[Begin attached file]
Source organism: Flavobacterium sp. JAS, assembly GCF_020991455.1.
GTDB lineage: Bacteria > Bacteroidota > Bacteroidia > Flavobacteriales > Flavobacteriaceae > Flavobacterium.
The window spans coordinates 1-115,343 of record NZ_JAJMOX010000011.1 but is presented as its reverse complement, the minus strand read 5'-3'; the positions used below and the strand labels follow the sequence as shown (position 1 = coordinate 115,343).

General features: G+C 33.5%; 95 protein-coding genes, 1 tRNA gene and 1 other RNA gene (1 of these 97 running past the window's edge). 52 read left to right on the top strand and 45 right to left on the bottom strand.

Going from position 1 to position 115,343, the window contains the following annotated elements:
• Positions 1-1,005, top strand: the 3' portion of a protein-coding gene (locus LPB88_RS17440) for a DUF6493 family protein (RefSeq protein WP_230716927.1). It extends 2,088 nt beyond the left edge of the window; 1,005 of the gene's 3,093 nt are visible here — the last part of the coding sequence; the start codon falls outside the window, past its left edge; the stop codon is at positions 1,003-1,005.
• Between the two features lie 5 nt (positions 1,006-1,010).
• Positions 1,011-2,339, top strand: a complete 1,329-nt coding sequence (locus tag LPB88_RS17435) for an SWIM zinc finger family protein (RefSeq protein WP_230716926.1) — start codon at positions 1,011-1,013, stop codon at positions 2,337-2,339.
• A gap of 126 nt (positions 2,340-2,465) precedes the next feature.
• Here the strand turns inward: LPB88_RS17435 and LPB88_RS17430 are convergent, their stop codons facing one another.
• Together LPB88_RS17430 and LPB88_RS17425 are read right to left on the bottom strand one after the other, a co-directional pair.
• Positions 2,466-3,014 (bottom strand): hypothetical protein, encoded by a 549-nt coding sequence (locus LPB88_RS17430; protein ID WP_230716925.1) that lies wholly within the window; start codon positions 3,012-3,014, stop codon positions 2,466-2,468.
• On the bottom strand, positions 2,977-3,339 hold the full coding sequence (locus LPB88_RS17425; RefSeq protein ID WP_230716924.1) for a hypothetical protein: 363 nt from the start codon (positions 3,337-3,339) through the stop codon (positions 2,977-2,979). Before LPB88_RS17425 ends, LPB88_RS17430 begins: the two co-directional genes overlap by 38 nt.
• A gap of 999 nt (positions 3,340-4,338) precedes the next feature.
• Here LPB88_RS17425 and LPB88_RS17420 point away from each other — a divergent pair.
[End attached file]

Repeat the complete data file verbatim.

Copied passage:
Source organism: Flavobacterium sp. JAS, assembly GCF_020991455.1.
GTDB lineage: Bacteria > Bacteroidota > Bacteroidia > Flavobacteriales > Flavobacteriaceae > Flavobacterium.
The window spans coordinates 1-115,343 of record NZ_JAJMOX010000011.1 but is presented as its reverse complement, the minus strand read 5'-3'; the positions used below and the strand labels follow the sequence as shown (position 1 = coordinate 115,343).

General features: G+C 33.5%; 95 protein-coding genes, 1 tRNA gene and 1 other RNA gene (1 of these 97 running past the window's edge). 52 read left to right on the top strand and 45 right to left on the bottom strand.

Going from position 1 to position 115,343, the window contains the following annotated elements:
• Positions 1-1,005, top strand: the 3' portion of a protein-coding gene (locus LPB88_RS17440) for a DUF6493 family protein (RefSeq protein WP_230716927.1). It extends 2,088 nt beyond the left edge of the window; 1,005 of the gene's 3,093 nt are visible here — the last part of the coding sequence; the start codon falls outside the window, past its left edge; the stop codon is at positions 1,003-1,005.
• Between the two features lie 5 nt (positions 1,006-1,010).
• Positions 1,011-2,339, top strand: a complete 1,329-nt coding sequence (locus tag LPB88_RS17435) for an SWIM zinc finger family protein (RefSeq protein WP_230716926.1) — start codon at positions 1,011-1,013, stop codon at positions 2,337-2,339.
• A gap of 126 nt (positions 2,340-2,465) precedes the next feature.
• Here the strand turns inward: LPB88_RS17435 and LPB88_RS17430 are convergent, their stop codons facing one another.
• Together LPB88_RS17430 and LPB88_RS17425 are read right to left on the bottom strand one after the other, a co-directional pair.
• Positions 2,466-3,014 (bottom strand): hypothetical protein, encoded by a 549-nt coding sequence (locus LPB88_RS17430; protein ID WP_230716925.1) that lies wholly within the window; start codon positions 3,012-3,014, stop codon positions 2,466-2,468.
• On the bottom strand, positions 2,977-3,339 hold the full coding sequence (locus LPB88_RS17425; RefSeq protein ID WP_230716924.1) for a hypothetical protein: 363 nt from the start codon (positions 3,337-3,339) through the stop codon (positions 2,977-2,979). Before LPB88_RS17425 ends, LPB88_RS17430 begins: the two co-directional genes overlap by 38 nt.
• A gap of 999 nt (positions 3,340-4,338) precedes the next feature.
• Here LPB88_RS17425 and LPB88_RS17420 point away from each other — a divergent pair.